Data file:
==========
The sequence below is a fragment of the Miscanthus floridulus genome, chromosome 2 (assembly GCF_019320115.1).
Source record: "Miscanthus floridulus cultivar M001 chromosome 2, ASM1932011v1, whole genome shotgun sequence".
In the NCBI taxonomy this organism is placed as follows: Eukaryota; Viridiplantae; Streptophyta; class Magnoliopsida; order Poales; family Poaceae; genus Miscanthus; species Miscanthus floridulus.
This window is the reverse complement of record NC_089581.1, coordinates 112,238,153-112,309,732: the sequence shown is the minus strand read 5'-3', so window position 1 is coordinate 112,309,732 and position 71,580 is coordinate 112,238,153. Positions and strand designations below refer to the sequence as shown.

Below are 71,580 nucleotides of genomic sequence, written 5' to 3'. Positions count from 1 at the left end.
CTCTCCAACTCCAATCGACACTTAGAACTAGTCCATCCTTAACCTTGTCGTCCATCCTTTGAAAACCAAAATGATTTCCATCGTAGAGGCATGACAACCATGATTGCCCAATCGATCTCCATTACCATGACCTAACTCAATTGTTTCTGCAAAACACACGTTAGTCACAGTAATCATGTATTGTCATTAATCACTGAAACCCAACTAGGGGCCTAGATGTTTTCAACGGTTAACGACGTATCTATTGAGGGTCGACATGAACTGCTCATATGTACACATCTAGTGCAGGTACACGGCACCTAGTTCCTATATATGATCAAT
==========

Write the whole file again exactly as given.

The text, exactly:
The sequence below is a fragment of the Miscanthus floridulus genome, chromosome 2 (assembly GCF_019320115.1).
Source record: "Miscanthus floridulus cultivar M001 chromosome 2, ASM1932011v1, whole genome shotgun sequence".
In the NCBI taxonomy this organism is placed as follows: Eukaryota; Viridiplantae; Streptophyta; class Magnoliopsida; order Poales; family Poaceae; genus Miscanthus; species Miscanthus floridulus.
This window is the reverse complement of record NC_089581.1, coordinates 112,238,153-112,309,732: the sequence shown is the minus strand read 5'-3', so window position 1 is coordinate 112,309,732 and position 71,580 is coordinate 112,238,153. Positions and strand designations below refer to the sequence as shown.

Below are 71,580 nucleotides of genomic sequence, written 5' to 3'. Positions count from 1 at the left end.
CTCTCCAACTCCAATCGACACTTAGAACTAGTCCATCCTTAACCTTGTCGTCCATCCTTTGAAAACCAAAATGATTTCCATCGTAGAGGCATGACAACCATGATTGCCCAATCGATCTCCATTACCATGACCTAACTCAATTGTTTCTGCAAAACACACGTTAGTCACAGTAATCATGTATTGTCATTAATCACTGAAACCCAACTAGGGGCCTAGATGTTTTCAACGGTTAACGACGTATCTATTGAGGGTCGACATGAACTGCTCATATGTACACATCTAGTGCAGGTACACGGCACCTAGTTCCTATATATGATCAAT